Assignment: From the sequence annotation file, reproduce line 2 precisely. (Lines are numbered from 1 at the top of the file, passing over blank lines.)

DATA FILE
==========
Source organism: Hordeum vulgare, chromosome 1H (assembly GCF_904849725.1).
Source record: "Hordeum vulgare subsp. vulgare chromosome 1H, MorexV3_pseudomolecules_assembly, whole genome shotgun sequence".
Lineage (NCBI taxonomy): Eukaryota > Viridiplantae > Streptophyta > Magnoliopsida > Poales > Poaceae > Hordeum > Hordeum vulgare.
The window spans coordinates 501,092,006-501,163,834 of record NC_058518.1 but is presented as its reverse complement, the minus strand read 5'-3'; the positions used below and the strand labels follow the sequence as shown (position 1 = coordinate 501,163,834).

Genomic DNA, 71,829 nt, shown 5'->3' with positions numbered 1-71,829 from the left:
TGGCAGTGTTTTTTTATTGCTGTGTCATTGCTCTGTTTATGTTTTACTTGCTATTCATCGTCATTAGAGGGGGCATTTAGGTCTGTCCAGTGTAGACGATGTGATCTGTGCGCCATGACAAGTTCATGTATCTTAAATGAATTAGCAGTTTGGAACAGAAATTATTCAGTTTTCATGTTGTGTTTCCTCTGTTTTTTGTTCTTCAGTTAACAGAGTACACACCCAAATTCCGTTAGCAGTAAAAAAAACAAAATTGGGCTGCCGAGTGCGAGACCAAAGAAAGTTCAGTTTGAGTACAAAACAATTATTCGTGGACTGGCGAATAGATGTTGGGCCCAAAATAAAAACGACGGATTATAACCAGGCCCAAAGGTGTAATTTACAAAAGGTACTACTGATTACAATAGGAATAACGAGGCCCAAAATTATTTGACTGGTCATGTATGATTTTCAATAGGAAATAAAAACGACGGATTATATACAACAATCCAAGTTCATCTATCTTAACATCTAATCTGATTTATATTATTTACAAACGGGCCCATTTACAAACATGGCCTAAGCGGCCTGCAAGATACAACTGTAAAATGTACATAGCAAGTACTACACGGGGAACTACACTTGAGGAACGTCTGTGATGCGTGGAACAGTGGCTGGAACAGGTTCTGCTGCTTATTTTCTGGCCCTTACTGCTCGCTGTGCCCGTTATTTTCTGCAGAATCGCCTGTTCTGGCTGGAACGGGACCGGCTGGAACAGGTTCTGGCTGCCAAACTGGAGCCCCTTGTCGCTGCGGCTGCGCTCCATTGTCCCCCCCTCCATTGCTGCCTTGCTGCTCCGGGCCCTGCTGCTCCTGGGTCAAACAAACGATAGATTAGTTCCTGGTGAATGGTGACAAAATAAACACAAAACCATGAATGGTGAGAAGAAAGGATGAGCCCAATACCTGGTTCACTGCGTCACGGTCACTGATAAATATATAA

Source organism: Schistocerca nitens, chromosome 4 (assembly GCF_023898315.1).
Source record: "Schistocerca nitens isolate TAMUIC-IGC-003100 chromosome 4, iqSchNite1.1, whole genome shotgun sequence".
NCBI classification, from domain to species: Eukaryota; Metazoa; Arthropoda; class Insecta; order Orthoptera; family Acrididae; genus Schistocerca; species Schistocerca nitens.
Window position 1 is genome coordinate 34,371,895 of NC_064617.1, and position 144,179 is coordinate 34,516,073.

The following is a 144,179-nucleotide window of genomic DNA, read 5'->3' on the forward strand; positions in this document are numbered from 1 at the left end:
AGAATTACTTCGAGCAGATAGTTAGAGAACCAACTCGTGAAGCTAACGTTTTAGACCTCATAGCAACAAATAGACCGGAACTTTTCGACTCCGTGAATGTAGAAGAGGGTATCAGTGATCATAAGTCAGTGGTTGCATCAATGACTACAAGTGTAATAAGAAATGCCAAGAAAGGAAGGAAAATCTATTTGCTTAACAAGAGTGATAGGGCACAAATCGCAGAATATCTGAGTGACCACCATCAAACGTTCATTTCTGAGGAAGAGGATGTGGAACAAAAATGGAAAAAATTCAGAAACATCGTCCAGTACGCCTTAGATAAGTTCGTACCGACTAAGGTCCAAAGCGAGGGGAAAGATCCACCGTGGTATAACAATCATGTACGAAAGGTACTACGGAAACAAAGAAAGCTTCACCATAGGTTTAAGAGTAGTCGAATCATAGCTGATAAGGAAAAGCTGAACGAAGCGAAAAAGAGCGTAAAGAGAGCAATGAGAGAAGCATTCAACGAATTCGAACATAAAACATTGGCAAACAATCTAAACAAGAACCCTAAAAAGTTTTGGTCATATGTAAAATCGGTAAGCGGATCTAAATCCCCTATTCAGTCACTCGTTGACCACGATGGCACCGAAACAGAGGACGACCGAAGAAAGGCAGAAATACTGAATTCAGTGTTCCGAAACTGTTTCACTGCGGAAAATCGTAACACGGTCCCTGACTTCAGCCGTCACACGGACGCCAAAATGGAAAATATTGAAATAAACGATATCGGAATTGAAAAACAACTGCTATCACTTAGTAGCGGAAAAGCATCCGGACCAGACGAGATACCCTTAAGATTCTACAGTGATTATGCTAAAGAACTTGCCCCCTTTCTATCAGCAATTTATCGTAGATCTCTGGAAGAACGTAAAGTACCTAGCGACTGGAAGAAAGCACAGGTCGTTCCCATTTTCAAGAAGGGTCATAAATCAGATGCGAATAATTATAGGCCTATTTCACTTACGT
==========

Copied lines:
Source record: "Hordeum vulgare subsp. vulgare chromosome 1H, MorexV3_pseudomolecules_assembly, whole genome shotgun sequence".